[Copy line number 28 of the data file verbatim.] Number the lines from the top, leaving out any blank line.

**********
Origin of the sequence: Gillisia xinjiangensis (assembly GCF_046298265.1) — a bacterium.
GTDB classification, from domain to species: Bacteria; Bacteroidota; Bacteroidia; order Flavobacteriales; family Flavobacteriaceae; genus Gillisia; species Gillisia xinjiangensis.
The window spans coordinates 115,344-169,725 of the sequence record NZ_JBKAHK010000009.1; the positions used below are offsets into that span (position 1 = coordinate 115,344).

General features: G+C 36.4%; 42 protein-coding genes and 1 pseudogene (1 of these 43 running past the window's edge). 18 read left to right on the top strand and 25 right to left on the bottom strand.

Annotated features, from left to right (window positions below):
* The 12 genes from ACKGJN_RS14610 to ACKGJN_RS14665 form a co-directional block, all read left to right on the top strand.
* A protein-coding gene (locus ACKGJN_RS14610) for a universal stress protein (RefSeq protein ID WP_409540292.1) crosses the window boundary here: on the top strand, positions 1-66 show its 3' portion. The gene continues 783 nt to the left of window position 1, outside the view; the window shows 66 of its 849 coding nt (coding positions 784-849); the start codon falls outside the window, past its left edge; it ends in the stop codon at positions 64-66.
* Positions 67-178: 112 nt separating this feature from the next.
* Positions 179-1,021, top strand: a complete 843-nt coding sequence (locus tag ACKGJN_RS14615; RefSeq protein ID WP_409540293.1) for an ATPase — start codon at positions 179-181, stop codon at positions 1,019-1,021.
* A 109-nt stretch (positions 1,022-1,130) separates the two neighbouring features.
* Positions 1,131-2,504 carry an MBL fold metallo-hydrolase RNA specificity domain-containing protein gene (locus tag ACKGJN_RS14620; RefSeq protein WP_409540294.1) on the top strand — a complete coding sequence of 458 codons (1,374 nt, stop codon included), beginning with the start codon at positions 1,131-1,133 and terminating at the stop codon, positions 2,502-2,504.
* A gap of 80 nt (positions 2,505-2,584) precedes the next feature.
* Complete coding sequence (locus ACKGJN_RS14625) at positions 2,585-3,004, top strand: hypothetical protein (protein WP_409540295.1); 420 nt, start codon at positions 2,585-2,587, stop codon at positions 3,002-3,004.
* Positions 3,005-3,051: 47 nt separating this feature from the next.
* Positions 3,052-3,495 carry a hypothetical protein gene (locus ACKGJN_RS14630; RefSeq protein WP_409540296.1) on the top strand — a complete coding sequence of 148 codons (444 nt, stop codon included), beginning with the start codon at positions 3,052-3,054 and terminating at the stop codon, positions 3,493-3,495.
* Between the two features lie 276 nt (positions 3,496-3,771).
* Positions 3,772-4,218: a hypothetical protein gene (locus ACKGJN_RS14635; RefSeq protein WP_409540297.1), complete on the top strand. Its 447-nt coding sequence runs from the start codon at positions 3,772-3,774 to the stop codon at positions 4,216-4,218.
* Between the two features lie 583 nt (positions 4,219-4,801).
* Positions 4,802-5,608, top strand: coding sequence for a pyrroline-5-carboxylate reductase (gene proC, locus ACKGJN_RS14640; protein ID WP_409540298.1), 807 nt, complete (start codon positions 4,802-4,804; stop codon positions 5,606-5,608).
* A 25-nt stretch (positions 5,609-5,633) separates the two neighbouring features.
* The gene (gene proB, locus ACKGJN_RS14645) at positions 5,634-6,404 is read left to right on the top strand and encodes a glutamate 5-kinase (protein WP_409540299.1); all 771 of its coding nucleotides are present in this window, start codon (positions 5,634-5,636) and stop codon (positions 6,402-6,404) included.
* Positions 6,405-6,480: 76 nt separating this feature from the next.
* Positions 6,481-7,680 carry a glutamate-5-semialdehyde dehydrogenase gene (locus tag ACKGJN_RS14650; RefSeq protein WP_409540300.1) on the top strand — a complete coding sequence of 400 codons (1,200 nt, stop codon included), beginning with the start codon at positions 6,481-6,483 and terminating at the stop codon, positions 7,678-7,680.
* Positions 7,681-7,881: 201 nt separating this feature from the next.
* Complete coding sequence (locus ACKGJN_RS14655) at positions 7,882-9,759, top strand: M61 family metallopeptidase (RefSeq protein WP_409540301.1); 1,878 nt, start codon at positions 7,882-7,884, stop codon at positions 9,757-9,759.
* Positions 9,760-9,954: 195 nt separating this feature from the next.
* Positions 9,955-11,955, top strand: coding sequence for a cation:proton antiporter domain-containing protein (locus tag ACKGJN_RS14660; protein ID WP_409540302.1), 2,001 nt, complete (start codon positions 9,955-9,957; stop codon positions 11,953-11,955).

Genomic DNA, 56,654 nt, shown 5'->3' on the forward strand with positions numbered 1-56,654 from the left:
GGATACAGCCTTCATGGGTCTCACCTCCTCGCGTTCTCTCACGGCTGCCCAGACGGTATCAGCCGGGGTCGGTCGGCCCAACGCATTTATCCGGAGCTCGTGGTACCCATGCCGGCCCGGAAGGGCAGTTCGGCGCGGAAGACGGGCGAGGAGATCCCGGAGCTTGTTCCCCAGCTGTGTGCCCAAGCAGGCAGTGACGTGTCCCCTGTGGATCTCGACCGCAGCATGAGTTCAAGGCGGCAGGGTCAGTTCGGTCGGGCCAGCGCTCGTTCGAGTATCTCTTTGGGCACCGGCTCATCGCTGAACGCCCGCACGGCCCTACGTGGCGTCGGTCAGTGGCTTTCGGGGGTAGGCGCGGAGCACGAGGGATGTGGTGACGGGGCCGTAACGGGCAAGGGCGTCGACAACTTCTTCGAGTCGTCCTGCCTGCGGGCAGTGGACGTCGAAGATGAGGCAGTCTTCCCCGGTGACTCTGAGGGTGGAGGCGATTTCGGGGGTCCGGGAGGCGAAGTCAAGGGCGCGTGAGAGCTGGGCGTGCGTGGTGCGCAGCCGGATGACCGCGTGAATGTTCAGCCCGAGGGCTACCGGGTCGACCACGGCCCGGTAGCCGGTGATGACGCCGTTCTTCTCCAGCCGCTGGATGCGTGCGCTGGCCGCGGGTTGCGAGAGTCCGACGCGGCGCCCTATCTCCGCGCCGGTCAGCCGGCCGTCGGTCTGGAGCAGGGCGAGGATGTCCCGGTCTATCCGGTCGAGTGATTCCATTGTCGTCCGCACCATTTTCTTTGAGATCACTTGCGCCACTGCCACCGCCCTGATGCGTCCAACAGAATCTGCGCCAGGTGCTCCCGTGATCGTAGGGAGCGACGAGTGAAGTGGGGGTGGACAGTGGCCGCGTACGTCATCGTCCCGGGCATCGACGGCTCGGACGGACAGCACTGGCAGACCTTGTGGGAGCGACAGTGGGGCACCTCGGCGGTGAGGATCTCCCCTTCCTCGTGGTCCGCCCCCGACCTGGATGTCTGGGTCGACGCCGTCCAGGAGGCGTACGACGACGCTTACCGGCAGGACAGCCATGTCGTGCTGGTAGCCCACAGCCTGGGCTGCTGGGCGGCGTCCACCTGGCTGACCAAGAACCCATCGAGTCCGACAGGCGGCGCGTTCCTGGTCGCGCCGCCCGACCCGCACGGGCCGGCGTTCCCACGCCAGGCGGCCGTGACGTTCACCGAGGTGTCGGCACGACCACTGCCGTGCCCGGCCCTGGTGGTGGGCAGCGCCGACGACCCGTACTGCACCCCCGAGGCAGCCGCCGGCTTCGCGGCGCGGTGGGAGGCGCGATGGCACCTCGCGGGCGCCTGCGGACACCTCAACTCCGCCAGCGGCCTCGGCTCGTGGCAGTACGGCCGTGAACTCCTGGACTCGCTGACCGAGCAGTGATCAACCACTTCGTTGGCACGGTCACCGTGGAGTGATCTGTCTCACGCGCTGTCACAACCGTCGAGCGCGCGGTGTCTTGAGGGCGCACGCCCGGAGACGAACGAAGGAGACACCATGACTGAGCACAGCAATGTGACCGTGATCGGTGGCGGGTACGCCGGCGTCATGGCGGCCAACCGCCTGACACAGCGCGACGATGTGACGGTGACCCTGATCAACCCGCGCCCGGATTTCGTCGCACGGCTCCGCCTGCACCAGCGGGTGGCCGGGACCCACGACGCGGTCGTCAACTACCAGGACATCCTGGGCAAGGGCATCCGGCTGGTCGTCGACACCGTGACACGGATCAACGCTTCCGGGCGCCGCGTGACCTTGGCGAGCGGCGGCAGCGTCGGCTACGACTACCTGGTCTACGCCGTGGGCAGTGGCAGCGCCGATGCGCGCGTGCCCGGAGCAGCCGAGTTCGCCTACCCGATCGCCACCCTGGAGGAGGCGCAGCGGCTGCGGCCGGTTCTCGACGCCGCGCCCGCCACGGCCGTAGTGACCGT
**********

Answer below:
Genomic DNA, 56,654 nt, shown 5'->3' on the forward strand with positions numbered 1-56,654 from the left: